Capital One will pay $210 million in fines and restitution to settle charges of deceptive and fraudulent credit card marketing tactics. The bank fraudulently enrolled some customers in add-on subscriptions such as “credit monitoring” for new credit card accounts, and improperly pressured or misled other customers to enroll in these services. The bank will refund $150 million to customers and pay $60 million in fines to regulators to settle the case. It must also stop offering the add-ons in question until it changes its marketing practices and adds internal controls.

The city of San Bernardino, California, has declared a fiscal emergency, a preparatory step required for a California municipality that will be declaring bankruptcy in less than 60 days. San Bernardino’s bankruptcy filing will probably come early next month. Also in California, Compton is expected to be insolvent and could file for bankruptcy within the next two months.

Student loans have a great deal in common with subprime mortgages, according to a report released this week. In both cases, the securitization market led lenders to lower underwriting standards and employ deceptive marketing practices to issue huge numbers of loans that borrowers could not possibly repay.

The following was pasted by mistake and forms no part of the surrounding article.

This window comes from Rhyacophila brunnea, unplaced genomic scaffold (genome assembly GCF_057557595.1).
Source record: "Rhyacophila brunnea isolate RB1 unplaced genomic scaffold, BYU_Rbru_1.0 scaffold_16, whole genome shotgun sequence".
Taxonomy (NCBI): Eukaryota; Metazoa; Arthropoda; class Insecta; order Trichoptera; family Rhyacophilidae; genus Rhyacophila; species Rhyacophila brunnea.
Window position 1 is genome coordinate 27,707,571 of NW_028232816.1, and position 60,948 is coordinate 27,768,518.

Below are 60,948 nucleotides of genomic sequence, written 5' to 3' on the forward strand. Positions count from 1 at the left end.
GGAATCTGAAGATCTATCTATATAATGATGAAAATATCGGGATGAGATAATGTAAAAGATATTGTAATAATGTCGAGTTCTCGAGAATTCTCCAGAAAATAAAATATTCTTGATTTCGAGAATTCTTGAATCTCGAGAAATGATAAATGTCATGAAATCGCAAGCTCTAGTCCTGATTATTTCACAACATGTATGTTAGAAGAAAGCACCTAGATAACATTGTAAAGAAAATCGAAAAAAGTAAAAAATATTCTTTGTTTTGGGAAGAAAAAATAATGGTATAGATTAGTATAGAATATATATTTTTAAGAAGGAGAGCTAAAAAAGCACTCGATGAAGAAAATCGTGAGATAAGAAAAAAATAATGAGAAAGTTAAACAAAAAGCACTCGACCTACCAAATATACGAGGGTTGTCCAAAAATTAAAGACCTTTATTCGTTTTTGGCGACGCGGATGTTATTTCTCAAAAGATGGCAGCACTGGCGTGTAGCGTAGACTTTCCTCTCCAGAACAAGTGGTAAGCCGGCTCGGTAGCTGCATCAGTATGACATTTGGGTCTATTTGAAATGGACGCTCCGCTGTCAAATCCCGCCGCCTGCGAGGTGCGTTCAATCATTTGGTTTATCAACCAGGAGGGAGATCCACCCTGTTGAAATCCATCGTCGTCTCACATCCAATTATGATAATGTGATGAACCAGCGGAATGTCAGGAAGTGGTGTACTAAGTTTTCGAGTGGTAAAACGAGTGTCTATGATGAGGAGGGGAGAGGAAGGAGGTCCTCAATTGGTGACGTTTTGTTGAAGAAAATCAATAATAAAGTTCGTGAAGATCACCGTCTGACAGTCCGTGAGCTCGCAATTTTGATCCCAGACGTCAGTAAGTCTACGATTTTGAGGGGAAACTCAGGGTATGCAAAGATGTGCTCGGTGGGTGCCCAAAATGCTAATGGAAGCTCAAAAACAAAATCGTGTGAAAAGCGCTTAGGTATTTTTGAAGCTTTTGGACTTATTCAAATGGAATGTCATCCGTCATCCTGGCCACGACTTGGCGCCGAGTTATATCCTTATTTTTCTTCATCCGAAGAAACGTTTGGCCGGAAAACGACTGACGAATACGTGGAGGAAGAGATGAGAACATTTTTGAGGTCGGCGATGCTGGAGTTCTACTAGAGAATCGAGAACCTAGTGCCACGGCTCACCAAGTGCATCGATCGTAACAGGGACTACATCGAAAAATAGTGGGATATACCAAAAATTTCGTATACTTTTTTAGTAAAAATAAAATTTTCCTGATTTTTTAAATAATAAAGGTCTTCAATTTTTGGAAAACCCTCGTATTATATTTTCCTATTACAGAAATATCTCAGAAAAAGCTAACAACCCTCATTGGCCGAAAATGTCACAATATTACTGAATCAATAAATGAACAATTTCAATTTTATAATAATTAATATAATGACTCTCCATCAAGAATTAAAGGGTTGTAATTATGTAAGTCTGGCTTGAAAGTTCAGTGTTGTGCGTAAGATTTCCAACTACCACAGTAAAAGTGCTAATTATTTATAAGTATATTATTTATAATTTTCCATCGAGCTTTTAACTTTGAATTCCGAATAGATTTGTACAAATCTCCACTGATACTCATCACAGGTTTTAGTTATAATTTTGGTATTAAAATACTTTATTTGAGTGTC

HSBC, already facing U.S. fines and a Congressional investigation for money laundering lapses, now also faces fines and possible criminal prosecutions in Mexico for similar offenses there.

There were five small bank failures tonight, each involving banks with deposits of $200 million or less.

  • First Cherokee State Bank, 3 locations, Woodstock, Georgia, and Georgia Trust Bank, 2 locations, Buford, Georgia. Community & Southern Bank is paying a 1/2 percent premium for the deposits of both failed banks and is also purchasing the assets.
  • Second Federal Savings and Loan Association of Chicago, 3 locations. Hinsdale Bank & Trust Company is paying a $10 million premium for the deposits, but will not be purchasing the assets.
  • Two banks owned by Mercantile Bancorp. One is Heartland Bank, 2 locations, Leawood, Kansas. Missouri-based Metcalf Bank is paying a 1.1 percent premium for the deposits and is also purchasing the assets. The other is The Royal Palm Bank of Florida, 3 locations, Naples. First National Bank of the Gulf Coast is assuming the deposits and purchasing the assets. Mercantile Bancorp had purchased both failed banks within the last decade, and had sold other banks it owned to raise capital to keep the two banks operating. The bank holding company says its local operations in the Quincy, Illinois, area will not be affected.